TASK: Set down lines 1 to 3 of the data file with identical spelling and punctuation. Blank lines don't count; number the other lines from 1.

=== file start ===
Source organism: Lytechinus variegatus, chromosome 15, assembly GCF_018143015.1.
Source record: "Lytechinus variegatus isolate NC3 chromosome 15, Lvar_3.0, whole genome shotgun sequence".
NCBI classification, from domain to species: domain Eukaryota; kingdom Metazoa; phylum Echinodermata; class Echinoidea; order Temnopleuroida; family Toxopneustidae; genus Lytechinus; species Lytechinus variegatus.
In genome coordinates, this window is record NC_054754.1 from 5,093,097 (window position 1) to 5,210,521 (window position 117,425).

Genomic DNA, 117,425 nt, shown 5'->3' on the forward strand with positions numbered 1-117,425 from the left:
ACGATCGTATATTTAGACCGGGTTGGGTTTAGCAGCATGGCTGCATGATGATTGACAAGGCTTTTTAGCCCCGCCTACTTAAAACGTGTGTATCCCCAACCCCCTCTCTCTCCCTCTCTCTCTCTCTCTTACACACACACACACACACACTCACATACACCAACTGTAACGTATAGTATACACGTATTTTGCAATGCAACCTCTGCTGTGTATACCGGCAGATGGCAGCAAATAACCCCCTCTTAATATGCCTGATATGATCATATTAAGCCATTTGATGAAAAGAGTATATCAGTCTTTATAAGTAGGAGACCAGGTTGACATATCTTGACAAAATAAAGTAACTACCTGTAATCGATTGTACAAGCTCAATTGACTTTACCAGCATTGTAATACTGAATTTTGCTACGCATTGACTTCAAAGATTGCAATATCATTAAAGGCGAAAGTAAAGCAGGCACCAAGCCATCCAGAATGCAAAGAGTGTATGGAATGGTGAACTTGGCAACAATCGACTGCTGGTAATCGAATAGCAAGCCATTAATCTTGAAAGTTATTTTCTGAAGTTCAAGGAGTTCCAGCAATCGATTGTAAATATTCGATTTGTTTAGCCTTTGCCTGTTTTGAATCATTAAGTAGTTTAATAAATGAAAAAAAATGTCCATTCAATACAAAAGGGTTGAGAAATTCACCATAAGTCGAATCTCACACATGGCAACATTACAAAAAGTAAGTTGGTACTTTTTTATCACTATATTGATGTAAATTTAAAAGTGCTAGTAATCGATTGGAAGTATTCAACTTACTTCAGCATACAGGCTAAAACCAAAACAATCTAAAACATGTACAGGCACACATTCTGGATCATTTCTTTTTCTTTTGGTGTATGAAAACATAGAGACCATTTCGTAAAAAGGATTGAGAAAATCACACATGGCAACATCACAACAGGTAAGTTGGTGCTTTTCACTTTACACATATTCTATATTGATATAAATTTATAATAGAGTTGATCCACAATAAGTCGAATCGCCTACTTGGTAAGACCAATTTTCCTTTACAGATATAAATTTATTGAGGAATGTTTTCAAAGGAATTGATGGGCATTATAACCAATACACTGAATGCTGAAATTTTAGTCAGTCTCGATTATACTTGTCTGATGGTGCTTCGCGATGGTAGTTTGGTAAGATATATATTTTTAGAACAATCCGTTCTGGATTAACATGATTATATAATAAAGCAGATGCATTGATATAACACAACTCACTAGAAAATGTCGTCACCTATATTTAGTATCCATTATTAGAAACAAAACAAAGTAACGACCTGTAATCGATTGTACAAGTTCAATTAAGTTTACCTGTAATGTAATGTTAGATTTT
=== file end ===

Source organism: Lytechinus variegatus, chromosome 15, assembly GCF_018143015.1.
Source record: "Lytechinus variegatus isolate NC3 chromosome 15, Lvar_3.0, whole genome shotgun sequence".
NCBI classification, from domain to species: domain Eukaryota; kingdom Metazoa; phylum Echinodermata; class Echinoidea; order Temnopleuroida; family Toxopneustidae; genus Lytechinus; species Lytechinus variegatus.